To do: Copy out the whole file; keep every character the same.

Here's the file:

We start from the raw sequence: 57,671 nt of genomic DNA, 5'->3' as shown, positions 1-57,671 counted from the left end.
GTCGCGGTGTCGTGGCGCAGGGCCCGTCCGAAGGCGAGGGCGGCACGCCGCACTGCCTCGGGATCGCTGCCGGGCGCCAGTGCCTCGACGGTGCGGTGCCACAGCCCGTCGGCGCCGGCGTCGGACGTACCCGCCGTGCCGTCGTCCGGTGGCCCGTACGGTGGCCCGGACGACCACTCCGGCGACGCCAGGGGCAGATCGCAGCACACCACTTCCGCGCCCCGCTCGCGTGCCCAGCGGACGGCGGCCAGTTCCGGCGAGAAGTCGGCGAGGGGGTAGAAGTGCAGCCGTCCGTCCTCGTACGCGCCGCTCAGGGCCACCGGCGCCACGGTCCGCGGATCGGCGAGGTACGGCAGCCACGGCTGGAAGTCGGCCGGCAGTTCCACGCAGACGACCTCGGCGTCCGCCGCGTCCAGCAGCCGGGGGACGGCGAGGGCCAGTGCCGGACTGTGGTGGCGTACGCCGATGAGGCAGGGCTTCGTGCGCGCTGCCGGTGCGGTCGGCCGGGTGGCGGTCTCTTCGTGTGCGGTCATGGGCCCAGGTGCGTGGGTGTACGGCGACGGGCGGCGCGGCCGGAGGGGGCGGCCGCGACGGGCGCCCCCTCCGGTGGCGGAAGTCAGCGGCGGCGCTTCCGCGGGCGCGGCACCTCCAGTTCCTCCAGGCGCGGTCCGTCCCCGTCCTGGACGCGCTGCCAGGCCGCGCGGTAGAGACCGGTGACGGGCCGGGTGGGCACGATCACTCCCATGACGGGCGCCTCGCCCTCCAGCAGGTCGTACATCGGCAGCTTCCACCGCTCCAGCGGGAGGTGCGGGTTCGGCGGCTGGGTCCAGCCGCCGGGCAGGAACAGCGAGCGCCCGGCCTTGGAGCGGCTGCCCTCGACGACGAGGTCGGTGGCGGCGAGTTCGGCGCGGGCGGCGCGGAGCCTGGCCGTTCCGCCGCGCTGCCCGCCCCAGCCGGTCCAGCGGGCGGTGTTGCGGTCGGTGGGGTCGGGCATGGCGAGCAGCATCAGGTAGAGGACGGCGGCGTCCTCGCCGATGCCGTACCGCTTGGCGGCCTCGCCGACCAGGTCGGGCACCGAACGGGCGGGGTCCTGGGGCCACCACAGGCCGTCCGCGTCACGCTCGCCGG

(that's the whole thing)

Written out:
We start from the raw sequence: 57,671 nt of genomic DNA, 5'->3' as shown, positions 1-57,671 counted from the left end.
GTCGCGGTGTCGTGGCGCAGGGCCCGTCCGAAGGCGAGGGCGGCACGCCGCACTGCCTCGGGATCGCTGCCGGGCGCCAGTGCCTCGACGGTGCGGTGCCACAGCCCGTCGGCGCCGGCGTCGGACGTACCCGCCGTGCCGTCGTCCGGTGGCCCGTACGGTGGCCCGGACGACCACTCCGGCGACGCCAGGGGCAGATCGCAGCACACCACTTCCGCGCCCCGCTCGCGTGCCCAGCGGACGGCGGCCAGTTCCGGCGAGAAGTCGGCGAGGGGGTAGAAGTGCAGCCGTCCGTCCTCGTACGCGCCGCTCAGGGCCACCGGCGCCACGGTCCGCGGATCGGCGAGGTACGGCAGCCACGGCTGGAAGTCGGCCGGCAGTTCCACGCAGACGACCTCGGCGTCCGCCGCGTCCAGCAGCCGGGGGACGGCGAGGGCCAGTGCCGGACTGTGGTGGCGTACGCCGATGAGGCAGGGCTTCGTGCGCGCTGCCGGTGCGGTCGGCCGGGTGGCGGTCTCTTCGTGTGCGGTCATGGGCCCAGGTGCGTGGGTGTACGGCGACGGGCGGCGCGGCCGGAGGGGGCGGCCGCGACGGGCGCCCCCTCCGGTGGCGGAAGTCAGCGGCGGCGCTTCCGCGGGCGCGGCACCTCCAGTTCCTCCAGGCGCGGTCCGTCCCCGTCCTGGACGCGCTGCCAGGCCGCGCGGTAGAGACCGGTGACGGGCCGGGTGGGCACGATCACTCCCATGACGGGCGCCTCGCCCTCCAGCAGGTCGTACATCGGCAGCTTCCACCGCTCCAGCGGGAGGTGCGGGTTCGGCGGCTGGGTCCAGCCGCCGGGCAGGAACAGCGAGCGCCCGGCCTTGGAGCGGCTGCCCTCGACGACGAGGTCGGTGGCGGCGAGTTCGGCGCGGGCGGCGCGGAGCCTGGCCGTTCCGCCGCGCTGCCCGCCCCAGCCGGTCCAGCGGGCGGTGTTGCGGTCGGTGGGGTCGGGCATGGCGAGCAGCATCAGGTAGAGGACGGCGGCGTCCTCGCCGATGCCGTACCGCTTGGCGGCCTCGCCGACCAGGTCGGGCACCGAACGGGCGGGGTCCTGGGGCCACCACAGGCCGTCCGCGTCACGCTCGCCGG